Do speed cameras work with speed cameras?
Many law enforcement agencies have begun replacing police speed traps with speed cameras, which are a lightweight, easy to install, and inexpensive way to catch speeders. Speed cameras take a picture of your vehicle when you are over the speed limit and ultimately capture the color, make and model of your vehicle and license plate. After that, a violation will be sent to your home address.
Speed cameras work with a K or Ka band with low power. Let’s examine the difference between each type of tape and how it relates to radar detectors.
What is a Ka band?
This is the most advanced type of radar band frequency on the market today used by law enforcement agencies. Ka bands work with radio waves between 33.4 GHz and 36.0 GHz. The high frequencies make it difficult for radar detectors to spot them unless it’s a higher-rated, newer device. If a radar detector picks up a Ka-band, it is likely law enforcement as it is uncommon for other devices to broadcast the frequency.
What is a K-band?
The K band is a level below the Ka bands, which operate on radio waves between 18 GHz and 27 GHz. Radar cannons operating on K-bands make it difficult for radar detectors to pick up the frequency from a long distance, so high quality radar detectors are important so that drivers can be warned.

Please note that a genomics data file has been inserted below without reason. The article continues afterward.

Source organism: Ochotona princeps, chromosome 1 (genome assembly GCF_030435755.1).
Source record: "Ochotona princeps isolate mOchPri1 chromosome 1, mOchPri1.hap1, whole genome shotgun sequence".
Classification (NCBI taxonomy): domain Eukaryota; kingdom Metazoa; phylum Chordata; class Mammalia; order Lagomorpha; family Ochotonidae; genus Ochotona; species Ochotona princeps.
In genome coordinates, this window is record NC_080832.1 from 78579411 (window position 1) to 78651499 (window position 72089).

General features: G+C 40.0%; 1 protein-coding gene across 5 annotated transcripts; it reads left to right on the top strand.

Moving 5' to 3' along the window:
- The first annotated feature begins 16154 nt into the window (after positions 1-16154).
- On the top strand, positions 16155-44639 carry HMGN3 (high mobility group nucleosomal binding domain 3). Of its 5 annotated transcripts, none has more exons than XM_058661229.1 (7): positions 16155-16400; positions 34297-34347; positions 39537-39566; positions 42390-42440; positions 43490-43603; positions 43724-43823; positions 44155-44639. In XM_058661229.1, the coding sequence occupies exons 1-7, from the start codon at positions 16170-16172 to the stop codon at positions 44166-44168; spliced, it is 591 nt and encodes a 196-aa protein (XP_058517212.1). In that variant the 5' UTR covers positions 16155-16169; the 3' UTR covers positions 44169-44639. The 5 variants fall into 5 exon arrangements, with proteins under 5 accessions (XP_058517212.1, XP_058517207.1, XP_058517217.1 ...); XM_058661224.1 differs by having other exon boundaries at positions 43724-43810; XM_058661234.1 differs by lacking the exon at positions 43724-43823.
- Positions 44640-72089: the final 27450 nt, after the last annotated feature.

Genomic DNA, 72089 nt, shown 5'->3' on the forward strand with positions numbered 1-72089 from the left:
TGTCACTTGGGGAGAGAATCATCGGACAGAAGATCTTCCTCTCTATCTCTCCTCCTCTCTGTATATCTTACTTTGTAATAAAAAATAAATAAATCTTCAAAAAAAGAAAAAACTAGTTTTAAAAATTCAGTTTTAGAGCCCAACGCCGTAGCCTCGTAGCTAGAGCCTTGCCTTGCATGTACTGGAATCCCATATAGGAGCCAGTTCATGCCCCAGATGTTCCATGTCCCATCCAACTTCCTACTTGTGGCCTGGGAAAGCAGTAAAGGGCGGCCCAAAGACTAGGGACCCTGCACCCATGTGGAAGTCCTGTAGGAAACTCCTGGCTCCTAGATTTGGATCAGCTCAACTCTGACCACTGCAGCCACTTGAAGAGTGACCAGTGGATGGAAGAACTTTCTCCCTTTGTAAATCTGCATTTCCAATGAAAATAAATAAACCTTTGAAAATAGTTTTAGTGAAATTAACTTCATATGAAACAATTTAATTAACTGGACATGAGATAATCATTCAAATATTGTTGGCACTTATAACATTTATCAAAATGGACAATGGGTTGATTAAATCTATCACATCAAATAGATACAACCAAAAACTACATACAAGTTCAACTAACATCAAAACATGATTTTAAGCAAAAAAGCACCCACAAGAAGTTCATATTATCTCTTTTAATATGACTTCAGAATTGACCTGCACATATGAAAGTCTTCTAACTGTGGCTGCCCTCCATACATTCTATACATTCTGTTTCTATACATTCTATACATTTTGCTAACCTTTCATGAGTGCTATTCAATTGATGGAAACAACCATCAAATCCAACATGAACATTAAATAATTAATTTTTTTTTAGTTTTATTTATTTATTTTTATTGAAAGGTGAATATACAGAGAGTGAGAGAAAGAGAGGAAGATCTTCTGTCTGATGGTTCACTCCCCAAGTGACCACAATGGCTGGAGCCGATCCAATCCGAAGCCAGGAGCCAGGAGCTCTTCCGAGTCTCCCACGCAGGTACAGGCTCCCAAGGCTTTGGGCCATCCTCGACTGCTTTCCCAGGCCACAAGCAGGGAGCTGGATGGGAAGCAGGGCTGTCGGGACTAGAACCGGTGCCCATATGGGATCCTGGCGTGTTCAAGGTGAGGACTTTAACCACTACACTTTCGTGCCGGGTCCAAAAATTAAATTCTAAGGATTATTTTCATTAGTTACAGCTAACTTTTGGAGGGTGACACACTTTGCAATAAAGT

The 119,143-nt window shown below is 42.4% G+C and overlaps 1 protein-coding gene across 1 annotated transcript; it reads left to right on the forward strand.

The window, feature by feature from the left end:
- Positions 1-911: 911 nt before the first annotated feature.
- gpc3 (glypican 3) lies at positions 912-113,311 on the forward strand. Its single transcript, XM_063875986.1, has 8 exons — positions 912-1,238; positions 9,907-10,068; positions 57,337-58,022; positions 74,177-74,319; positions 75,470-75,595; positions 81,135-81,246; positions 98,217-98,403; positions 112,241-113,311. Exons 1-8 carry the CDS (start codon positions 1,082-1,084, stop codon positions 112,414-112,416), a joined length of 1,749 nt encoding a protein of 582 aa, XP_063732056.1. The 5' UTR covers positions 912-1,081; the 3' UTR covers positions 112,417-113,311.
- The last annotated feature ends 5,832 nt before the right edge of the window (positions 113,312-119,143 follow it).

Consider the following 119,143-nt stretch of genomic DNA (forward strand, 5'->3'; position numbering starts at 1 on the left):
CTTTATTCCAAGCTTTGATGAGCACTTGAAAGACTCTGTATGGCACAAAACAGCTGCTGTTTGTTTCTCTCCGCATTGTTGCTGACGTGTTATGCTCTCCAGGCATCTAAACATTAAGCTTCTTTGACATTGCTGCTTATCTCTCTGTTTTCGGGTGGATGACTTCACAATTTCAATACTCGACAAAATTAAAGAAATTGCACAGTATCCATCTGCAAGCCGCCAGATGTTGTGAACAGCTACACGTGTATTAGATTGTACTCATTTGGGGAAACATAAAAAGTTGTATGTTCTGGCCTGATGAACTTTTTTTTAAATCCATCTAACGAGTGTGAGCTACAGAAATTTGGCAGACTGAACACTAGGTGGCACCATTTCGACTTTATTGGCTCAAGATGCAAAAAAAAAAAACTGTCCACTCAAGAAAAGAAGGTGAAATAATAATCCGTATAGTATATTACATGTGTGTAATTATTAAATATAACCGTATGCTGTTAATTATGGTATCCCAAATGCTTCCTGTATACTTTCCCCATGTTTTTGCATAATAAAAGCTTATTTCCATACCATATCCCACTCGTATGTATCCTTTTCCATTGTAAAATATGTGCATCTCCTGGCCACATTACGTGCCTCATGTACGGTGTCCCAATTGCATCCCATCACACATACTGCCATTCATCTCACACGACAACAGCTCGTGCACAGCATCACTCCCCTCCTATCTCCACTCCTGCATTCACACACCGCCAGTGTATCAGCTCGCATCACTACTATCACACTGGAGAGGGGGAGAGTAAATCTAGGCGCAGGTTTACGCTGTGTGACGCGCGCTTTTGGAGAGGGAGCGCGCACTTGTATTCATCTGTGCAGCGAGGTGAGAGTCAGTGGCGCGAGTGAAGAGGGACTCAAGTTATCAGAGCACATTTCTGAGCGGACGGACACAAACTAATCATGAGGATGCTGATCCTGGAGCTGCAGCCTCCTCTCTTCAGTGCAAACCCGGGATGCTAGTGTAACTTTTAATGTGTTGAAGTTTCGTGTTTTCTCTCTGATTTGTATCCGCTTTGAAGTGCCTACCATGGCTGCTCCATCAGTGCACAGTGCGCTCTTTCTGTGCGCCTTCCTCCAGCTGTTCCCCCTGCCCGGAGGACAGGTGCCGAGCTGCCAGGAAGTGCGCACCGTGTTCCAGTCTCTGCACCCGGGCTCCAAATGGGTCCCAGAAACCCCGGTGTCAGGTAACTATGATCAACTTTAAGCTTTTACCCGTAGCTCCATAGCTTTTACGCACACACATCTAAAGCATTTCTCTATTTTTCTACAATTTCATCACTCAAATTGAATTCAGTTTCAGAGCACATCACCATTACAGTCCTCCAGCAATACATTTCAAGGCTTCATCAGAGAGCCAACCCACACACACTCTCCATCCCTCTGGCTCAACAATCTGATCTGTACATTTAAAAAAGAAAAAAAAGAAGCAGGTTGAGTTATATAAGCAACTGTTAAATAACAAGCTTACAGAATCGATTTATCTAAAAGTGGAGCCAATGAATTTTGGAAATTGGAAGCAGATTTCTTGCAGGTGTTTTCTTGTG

What is an X-band?
The X-band is the lowest level of radio waves operating between 8.0 GHz and 12 GHz. This type of radio wave is mostly discontinued in the United States, but in some rural areas and some states, such as Ohio and New Jersey, law enforcement agencies are known to still use the X-band.
Do your research and consult an expert before investing in a speed camera detector if you want it to detect speed cameras.
Are radar detectors worthwhile?
The best advice we’ve come up with to avoid getting caught for overspeeding is, “Don’t accelerate.” We don’t quite know what you’re looking for, but we are weighing the possibility of getting caught with a radar detector or radar jammer ( if you are in an illegal condition) to decide if it is worth installing one in your car.
Download our infographic for a snapshot of the mechanics of radar detectors.
Sources: How Things Work | The news wheel